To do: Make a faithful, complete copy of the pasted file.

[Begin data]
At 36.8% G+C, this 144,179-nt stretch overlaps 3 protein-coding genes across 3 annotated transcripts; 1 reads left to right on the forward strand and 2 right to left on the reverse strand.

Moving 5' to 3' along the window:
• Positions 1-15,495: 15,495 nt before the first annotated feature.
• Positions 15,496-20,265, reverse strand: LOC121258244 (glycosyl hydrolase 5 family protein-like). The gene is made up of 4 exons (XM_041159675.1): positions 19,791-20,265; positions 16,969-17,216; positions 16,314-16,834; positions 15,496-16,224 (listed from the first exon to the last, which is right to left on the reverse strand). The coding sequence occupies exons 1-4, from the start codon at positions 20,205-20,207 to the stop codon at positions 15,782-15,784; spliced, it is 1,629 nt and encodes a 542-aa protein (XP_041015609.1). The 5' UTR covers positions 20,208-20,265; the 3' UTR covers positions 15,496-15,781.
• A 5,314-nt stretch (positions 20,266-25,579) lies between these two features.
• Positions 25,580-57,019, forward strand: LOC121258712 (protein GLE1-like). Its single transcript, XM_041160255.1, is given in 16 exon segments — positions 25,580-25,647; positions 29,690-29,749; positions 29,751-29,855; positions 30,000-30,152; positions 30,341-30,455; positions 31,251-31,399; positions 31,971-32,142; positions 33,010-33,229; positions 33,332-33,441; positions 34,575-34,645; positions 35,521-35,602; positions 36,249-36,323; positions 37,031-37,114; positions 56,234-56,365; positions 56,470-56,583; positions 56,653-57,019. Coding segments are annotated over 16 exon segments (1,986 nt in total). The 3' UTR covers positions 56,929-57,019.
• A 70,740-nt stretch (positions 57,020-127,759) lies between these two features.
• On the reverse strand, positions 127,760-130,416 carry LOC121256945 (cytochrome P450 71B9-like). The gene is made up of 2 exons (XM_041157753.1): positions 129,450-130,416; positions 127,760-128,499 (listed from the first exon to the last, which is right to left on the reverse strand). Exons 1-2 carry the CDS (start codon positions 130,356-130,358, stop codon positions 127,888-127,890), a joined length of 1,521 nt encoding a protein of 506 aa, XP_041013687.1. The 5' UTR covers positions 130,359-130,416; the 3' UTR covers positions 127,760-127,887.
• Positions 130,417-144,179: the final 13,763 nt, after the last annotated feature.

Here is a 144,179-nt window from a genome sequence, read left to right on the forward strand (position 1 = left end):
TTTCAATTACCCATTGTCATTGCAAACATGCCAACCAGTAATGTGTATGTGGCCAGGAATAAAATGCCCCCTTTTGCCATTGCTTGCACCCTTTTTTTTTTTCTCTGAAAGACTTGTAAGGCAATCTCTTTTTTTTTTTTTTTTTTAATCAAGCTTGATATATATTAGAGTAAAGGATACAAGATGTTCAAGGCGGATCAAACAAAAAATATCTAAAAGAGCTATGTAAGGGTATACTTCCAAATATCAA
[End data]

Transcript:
At 36.8% G+C, this 144,179-nt stretch overlaps 3 protein-coding genes across 3 annotated transcripts; 1 reads left to right on the forward strand and 2 right to left on the reverse strand.

Moving 5' to 3' along the window:
• Positions 1-15,495: 15,495 nt before the first annotated feature.
• Positions 15,496-20,265, reverse strand: LOC121258244 (glycosyl hydrolase 5 family protein-like). The gene is made up of 4 exons (XM_041159675.1): positions 19,791-20,265; positions 16,969-17,216; positions 16,314-16,834; positions 15,496-16,224 (listed from the first exon to the last, which is right to left on the reverse strand). The coding sequence occupies exons 1-4, from the start codon at positions 20,205-20,207 to the stop codon at positions 15,782-15,784; spliced, it is 1,629 nt and encodes a 542-aa protein (XP_041015609.1). The 5' UTR covers positions 20,208-20,265; the 3' UTR covers positions 15,496-15,781.
• A 5,314-nt stretch (positions 20,266-25,579) lies between these two features.
• Positions 25,580-57,019, forward strand: LOC121258712 (protein GLE1-like). Its single transcript, XM_041160255.1, is given in 16 exon segments — positions 25,580-25,647; positions 29,690-29,749; positions 29,751-29,855; positions 30,000-30,152; positions 30,341-30,455; positions 31,251-31,399; positions 31,971-32,142; positions 33,010-33,229; positions 33,332-33,441; positions 34,575-34,645; positions 35,521-35,602; positions 36,249-36,323; positions 37,031-37,114; positions 56,234-56,365; positions 56,470-56,583; positions 56,653-57,019. Coding segments are annotated over 16 exon segments (1,986 nt in total). The 3' UTR covers positions 56,929-57,019.
• A 70,740-nt stretch (positions 57,020-127,759) lies between these two features.
• On the reverse strand, positions 127,760-130,416 carry LOC121256945 (cytochrome P450 71B9-like). The gene is made up of 2 exons (XM_041157753.1): positions 129,450-130,416; positions 127,760-128,499 (listed from the first exon to the last, which is right to left on the reverse strand). Exons 1-2 carry the CDS (start codon positions 130,356-130,358, stop codon positions 127,888-127,890), a joined length of 1,521 nt encoding a protein of 506 aa, XP_041013687.1. The 5' UTR covers positions 130,359-130,416; the 3' UTR covers positions 127,760-127,887.
• Positions 130,417-144,179: the final 13,763 nt, after the last annotated feature.

Here is a 144,179-nt window from a genome sequence, read left to right on the forward strand (position 1 = left end):
TTTCAATTACCCATTGTCATTGCAAACATGCCAACCAGTAATGTGTATGTGGCCAGGAATAAAATGCCCCCTTTTGCCATTGCTTGCACCCTTTTTTTTTTTCTCTGAAAGACTTGTAAGGCAATCTCTTTTTTTTTTTTTTTTTTAATCAAGCTTGATATATATTAGAGTAAAGGATACAAGATGTTCAAGGCGGATCAAACAAAAAATATCTAAAAGAGCTATGTAAGGGTATACTTCCAAATATCAA